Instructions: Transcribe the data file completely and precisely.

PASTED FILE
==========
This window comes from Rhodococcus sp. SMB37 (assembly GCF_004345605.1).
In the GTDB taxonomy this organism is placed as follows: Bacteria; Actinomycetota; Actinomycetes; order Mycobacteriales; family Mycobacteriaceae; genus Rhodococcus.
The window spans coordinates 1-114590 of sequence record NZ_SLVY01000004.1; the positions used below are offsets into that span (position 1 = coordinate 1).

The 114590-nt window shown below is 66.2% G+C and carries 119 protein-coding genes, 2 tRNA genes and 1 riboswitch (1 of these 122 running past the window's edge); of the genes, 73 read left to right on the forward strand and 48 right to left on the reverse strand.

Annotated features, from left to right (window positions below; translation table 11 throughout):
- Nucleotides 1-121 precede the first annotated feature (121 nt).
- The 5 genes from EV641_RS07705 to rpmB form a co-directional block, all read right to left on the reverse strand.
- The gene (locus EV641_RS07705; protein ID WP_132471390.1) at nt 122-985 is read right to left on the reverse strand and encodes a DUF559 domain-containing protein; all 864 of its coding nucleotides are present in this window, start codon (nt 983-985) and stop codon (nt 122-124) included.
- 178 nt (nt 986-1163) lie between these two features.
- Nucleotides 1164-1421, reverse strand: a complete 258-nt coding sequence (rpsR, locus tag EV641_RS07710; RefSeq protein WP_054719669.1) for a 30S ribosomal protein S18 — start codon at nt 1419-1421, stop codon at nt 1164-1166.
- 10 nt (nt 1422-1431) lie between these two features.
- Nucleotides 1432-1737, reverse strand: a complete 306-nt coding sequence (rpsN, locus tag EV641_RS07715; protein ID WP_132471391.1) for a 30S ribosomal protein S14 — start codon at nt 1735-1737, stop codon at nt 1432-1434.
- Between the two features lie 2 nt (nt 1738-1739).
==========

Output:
This window comes from Rhodococcus sp. SMB37 (assembly GCF_004345605.1).
In the GTDB taxonomy this organism is placed as follows: Bacteria; Actinomycetota; Actinomycetes; order Mycobacteriales; family Mycobacteriaceae; genus Rhodococcus.
The window spans coordinates 1-114590 of sequence record NZ_SLVY01000004.1; the positions used below are offsets into that span (position 1 = coordinate 1).

The 114590-nt window shown below is 66.2% G+C and carries 119 protein-coding genes, 2 tRNA genes and 1 riboswitch (1 of these 122 running past the window's edge); of the genes, 73 read left to right on the forward strand and 48 right to left on the reverse strand.

Annotated features, from left to right (window positions below; translation table 11 throughout):
- Nucleotides 1-121 precede the first annotated feature (121 nt).
- The 5 genes from EV641_RS07705 to rpmB form a co-directional block, all read right to left on the reverse strand.
- The gene (locus EV641_RS07705; protein ID WP_132471390.1) at nt 122-985 is read right to left on the reverse strand and encodes a DUF559 domain-containing protein; all 864 of its coding nucleotides are present in this window, start codon (nt 983-985) and stop codon (nt 122-124) included.
- 178 nt (nt 986-1163) lie between these two features.
- Nucleotides 1164-1421, reverse strand: a complete 258-nt coding sequence (rpsR, locus tag EV641_RS07710; RefSeq protein WP_054719669.1) for a 30S ribosomal protein S18 — start codon at nt 1419-1421, stop codon at nt 1164-1166.
- 10 nt (nt 1422-1431) lie between these two features.
- Nucleotides 1432-1737, reverse strand: a complete 306-nt coding sequence (rpsN, locus tag EV641_RS07715; protein ID WP_132471391.1) for a 30S ribosomal protein S14 — start codon at nt 1735-1737, stop codon at nt 1432-1434.
- Between the two features lie 2 nt (nt 1738-1739).